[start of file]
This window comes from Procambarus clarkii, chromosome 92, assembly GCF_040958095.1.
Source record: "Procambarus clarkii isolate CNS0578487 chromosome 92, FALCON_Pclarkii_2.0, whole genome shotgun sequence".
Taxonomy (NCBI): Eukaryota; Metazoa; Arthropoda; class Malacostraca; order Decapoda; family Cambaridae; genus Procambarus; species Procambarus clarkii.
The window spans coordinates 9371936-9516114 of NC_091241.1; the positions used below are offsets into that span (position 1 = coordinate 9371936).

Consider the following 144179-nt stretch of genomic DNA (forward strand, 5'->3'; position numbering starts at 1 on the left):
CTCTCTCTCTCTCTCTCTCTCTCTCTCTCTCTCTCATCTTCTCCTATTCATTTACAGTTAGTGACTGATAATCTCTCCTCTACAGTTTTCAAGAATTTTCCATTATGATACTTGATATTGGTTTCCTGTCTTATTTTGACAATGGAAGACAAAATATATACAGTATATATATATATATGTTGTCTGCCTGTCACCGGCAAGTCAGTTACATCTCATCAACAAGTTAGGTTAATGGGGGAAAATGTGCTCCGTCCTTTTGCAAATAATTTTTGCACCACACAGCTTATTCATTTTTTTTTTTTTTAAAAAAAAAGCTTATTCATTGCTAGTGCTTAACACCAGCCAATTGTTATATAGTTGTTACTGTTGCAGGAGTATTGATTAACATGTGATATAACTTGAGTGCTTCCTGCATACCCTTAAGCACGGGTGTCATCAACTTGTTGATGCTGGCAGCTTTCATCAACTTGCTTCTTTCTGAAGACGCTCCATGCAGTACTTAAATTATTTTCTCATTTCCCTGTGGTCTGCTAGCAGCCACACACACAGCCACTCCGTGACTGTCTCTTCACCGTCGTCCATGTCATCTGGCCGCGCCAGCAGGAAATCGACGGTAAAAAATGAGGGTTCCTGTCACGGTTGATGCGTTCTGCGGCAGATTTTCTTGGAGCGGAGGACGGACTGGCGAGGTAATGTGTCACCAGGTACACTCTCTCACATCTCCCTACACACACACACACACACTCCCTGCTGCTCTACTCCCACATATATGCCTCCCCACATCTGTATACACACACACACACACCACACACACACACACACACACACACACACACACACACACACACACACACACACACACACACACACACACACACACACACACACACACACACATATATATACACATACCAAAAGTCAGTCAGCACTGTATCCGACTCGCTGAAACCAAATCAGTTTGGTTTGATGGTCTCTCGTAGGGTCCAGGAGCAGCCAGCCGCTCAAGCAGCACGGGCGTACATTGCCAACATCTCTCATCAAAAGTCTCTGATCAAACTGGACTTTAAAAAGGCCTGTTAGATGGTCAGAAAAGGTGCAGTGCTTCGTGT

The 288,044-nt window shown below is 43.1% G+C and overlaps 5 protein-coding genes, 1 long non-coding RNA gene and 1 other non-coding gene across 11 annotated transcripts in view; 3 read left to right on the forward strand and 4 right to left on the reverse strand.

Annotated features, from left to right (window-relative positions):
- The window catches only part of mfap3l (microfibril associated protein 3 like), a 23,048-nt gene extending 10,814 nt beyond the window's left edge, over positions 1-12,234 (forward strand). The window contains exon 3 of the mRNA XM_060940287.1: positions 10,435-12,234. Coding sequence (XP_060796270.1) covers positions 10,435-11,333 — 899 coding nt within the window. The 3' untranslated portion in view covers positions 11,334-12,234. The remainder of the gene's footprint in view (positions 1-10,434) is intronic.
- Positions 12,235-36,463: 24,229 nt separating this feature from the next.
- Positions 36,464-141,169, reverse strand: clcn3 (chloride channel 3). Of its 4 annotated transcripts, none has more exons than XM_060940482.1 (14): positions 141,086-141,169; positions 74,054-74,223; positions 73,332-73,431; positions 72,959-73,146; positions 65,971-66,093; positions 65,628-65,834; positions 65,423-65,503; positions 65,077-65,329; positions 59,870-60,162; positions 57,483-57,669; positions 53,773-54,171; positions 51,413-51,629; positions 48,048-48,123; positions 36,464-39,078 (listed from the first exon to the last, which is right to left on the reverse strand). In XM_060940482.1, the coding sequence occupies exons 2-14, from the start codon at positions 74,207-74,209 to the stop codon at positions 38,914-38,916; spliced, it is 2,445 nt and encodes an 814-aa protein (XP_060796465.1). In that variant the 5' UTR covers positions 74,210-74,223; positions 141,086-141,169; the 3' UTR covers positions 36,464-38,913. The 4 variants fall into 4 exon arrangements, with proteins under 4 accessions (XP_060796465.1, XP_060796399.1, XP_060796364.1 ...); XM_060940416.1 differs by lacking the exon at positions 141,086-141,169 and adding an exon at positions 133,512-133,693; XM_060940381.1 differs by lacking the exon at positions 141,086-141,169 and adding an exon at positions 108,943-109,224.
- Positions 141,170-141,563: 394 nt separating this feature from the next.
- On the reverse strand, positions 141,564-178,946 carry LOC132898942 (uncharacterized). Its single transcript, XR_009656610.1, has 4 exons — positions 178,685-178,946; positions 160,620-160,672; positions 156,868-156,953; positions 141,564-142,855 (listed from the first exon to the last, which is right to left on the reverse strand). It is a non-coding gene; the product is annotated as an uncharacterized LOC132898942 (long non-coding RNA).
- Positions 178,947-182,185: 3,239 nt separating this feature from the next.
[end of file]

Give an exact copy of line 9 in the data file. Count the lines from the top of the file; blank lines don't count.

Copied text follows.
- The window catches only part of mfap3l (microfibril associated protein 3 like), a 23,048-nt gene extending 10,814 nt beyond the window's left edge, over positions 1-12,234 (forward strand). The window contains exon 3 of the mRNA XM_060940287.1: positions 10,435-12,234. Coding sequence (XP_060796270.1) covers positions 10,435-11,333 — 899 coding nt within the window. The 3' untranslated portion in view covers positions 11,334-12,234. The remainder of the gene's footprint in view (positions 1-10,434) is intronic.